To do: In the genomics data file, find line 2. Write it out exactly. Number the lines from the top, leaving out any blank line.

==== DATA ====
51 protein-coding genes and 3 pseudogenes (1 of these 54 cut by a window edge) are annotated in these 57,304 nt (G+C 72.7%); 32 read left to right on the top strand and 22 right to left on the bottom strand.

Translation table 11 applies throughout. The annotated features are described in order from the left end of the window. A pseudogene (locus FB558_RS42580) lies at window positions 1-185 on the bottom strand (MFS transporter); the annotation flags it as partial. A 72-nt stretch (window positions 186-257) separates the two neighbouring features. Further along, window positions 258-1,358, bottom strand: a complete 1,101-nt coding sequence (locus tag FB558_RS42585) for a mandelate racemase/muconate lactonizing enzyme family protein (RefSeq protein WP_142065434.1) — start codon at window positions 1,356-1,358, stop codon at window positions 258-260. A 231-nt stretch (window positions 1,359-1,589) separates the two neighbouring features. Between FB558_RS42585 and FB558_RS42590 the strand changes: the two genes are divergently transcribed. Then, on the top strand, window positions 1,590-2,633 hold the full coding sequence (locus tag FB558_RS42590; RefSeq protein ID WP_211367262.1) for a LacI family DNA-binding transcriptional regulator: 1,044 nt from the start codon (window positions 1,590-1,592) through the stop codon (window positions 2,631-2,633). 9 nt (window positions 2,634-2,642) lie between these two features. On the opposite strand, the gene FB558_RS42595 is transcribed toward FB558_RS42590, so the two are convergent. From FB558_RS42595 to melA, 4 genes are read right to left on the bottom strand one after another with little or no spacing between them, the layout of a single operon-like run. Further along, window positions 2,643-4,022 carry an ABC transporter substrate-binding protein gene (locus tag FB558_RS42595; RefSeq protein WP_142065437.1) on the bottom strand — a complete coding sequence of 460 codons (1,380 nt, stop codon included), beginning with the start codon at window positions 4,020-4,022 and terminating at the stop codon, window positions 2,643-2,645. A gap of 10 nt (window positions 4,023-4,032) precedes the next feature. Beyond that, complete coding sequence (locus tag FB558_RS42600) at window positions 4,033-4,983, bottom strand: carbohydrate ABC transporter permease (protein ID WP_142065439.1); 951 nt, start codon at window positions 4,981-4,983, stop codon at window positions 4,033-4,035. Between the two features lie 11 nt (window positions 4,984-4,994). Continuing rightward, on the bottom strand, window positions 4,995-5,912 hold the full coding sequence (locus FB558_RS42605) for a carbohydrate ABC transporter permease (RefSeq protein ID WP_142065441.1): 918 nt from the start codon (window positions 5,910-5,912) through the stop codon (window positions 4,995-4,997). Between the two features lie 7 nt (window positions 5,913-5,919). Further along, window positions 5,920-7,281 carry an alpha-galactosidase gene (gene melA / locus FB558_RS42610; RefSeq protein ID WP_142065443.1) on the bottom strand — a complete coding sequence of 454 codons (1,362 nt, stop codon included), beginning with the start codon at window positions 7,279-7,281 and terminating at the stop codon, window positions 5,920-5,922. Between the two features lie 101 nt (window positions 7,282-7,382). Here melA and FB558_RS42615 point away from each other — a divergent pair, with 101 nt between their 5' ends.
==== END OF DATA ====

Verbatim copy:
Translation table 11 applies throughout. The annotated features are described in order from the left end of the window. A pseudogene (locus FB558_RS42580) lies at window positions 1-185 on the bottom strand (MFS transporter); the annotation flags it as partial. A 72-nt stretch (window positions 186-257) separates the two neighbouring features. Further along, window positions 258-1,358, bottom strand: a complete 1,101-nt coding sequence (locus tag FB558_RS42585) for a mandelate racemase/muconate lactonizing enzyme family protein (RefSeq protein WP_142065434.1) — start codon at window positions 1,356-1,358, stop codon at window positions 258-260. A 231-nt stretch (window positions 1,359-1,589) separates the two neighbouring features. Between FB558_RS42585 and FB558_RS42590 the strand changes: the two genes are divergently transcribed. Then, on the top strand, window positions 1,590-2,633 hold the full coding sequence (locus tag FB558_RS42590; RefSeq protein ID WP_211367262.1) for a LacI family DNA-binding transcriptional regulator: 1,044 nt from the start codon (window positions 1,590-1,592) through the stop codon (window positions 2,631-2,633). 9 nt (window positions 2,634-2,642) lie between these two features. On the opposite strand, the gene FB558_RS42595 is transcribed toward FB558_RS42590, so the two are convergent. From FB558_RS42595 to melA, 4 genes are read right to left on the bottom strand one after another with little or no spacing between them, the layout of a single operon-like run. Further along, window positions 2,643-4,022 carry an ABC transporter substrate-binding protein gene (locus tag FB558_RS42595; RefSeq protein WP_142065437.1) on the bottom strand — a complete coding sequence of 460 codons (1,380 nt, stop codon included), beginning with the start codon at window positions 4,020-4,022 and terminating at the stop codon, window positions 2,643-2,645. A gap of 10 nt (window positions 4,023-4,032) precedes the next feature. Beyond that, complete coding sequence (locus tag FB558_RS42600) at window positions 4,033-4,983, bottom strand: carbohydrate ABC transporter permease (protein ID WP_142065439.1); 951 nt, start codon at window positions 4,981-4,983, stop codon at window positions 4,033-4,035. Between the two features lie 11 nt (window positions 4,984-4,994). Continuing rightward, on the bottom strand, window positions 4,995-5,912 hold the full coding sequence (locus FB558_RS42605) for a carbohydrate ABC transporter permease (RefSeq protein ID WP_142065441.1): 918 nt from the start codon (window positions 5,910-5,912) through the stop codon (window positions 4,995-4,997). Between the two features lie 7 nt (window positions 5,913-5,919). Further along, window positions 5,920-7,281 carry an alpha-galactosidase gene (gene melA / locus FB558_RS42610; RefSeq protein ID WP_142065443.1) on the bottom strand — a complete coding sequence of 454 codons (1,362 nt, stop codon included), beginning with the start codon at window positions 7,279-7,281 and terminating at the stop codon, window positions 5,920-5,922. Between the two features lie 101 nt (window positions 7,282-7,382). Here melA and FB558_RS42615 point away from each other — a divergent pair, with 101 nt between their 5' ends.